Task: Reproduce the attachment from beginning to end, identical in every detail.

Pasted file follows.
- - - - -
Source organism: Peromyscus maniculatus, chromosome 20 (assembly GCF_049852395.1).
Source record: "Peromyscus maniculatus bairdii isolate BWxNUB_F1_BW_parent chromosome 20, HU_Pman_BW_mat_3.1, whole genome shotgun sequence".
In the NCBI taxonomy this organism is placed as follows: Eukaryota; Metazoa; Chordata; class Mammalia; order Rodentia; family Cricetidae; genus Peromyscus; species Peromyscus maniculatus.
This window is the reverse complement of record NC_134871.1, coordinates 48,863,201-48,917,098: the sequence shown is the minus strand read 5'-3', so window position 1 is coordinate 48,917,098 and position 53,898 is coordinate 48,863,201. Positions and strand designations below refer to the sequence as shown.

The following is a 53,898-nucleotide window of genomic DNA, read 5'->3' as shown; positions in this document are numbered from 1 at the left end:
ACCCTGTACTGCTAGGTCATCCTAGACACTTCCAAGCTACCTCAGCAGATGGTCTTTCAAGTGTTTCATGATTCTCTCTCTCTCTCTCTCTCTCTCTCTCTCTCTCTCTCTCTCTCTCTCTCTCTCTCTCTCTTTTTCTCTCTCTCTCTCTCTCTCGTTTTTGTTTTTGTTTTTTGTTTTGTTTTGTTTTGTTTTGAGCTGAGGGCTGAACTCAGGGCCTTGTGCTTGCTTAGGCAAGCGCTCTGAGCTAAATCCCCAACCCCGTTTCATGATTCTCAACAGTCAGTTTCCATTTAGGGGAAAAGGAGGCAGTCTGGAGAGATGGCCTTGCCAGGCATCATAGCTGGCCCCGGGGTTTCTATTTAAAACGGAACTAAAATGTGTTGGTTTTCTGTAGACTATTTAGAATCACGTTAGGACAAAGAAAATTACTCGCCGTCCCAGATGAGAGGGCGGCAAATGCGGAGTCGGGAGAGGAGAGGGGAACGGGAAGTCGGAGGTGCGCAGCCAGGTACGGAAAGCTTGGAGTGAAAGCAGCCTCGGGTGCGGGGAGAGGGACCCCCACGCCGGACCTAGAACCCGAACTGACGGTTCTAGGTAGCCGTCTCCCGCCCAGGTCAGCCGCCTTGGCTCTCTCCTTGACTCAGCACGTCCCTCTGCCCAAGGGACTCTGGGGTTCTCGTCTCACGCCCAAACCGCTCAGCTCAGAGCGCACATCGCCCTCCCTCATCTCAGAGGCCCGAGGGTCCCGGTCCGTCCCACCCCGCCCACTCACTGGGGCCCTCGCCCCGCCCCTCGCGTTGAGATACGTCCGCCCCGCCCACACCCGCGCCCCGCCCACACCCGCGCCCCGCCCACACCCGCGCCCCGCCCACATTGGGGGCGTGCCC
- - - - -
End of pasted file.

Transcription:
Source organism: Peromyscus maniculatus, chromosome 20 (assembly GCF_049852395.1).
Source record: "Peromyscus maniculatus bairdii isolate BWxNUB_F1_BW_parent chromosome 20, HU_Pman_BW_mat_3.1, whole genome shotgun sequence".
In the NCBI taxonomy this organism is placed as follows: Eukaryota; Metazoa; Chordata; class Mammalia; order Rodentia; family Cricetidae; genus Peromyscus; species Peromyscus maniculatus.
This window is the reverse complement of record NC_134871.1, coordinates 48,863,201-48,917,098: the sequence shown is the minus strand read 5'-3', so window position 1 is coordinate 48,917,098 and position 53,898 is coordinate 48,863,201. Positions and strand designations below refer to the sequence as shown.

The following is a 53,898-nucleotide window of genomic DNA, read 5'->3' as shown; positions in this document are numbered from 1 at the left end:
ACCCTGTACTGCTAGGTCATCCTAGACACTTCCAAGCTACCTCAGCAGATGGTCTTTCAAGTGTTTCATGATTCTCTCTCTCTCTCTCTCTCTCTCTCTCTCTCTCTCTCTCTCTCTCTCTCTCTCTCTCTCTTTTTCTCTCTCTCTCTCTCTCTCGTTTTTGTTTTTGTTTTTTGTTTTGTTTTGTTTTGTTTTGAGCTGAGGGCTGAACTCAGGGCCTTGTGCTTGCTTAGGCAAGCGCTCTGAGCTAAATCCCCAACCCCGTTTCATGATTCTCAACAGTCAGTTTCCATTTAGGGGAAAAGGAGGCAGTCTGGAGAGATGGCCTTGCCAGGCATCATAGCTGGCCCCGGGGTTTCTATTTAAAACGGAACTAAAATGTGTTGGTTTTCTGTAGACTATTTAGAATCACGTTAGGACAAAGAAAATTACTCGCCGTCCCAGATGAGAGGGCGGCAAATGCGGAGTCGGGAGAGGAGAGGGGAACGGGAAGTCGGAGGTGCGCAGCCAGGTACGGAAAGCTTGGAGTGAAAGCAGCCTCGGGTGCGGGGAGAGGGACCCCCACGCCGGACCTAGAACCCGAACTGACGGTTCTAGGTAGCCGTCTCCCGCCCAGGTCAGCCGCCTTGGCTCTCTCCTTGACTCAGCACGTCCCTCTGCCCAAGGGACTCTGGGGTTCTCGTCTCACGCCCAAACCGCTCAGCTCAGAGCGCACATCGCCCTCCCTCATCTCAGAGGCCCGAGGGTCCCGGTCCGTCCCACCCCGCCCACTCACTGGGGCCCTCGCCCCGCCCCTCGCGTTGAGATACGTCCGCCCCGCCCACACCCGCGCCCCGCCCACACCCGCGCCCCGCCCACACCCGCGCCCCGCCCACATTGGGGGCGTGCCC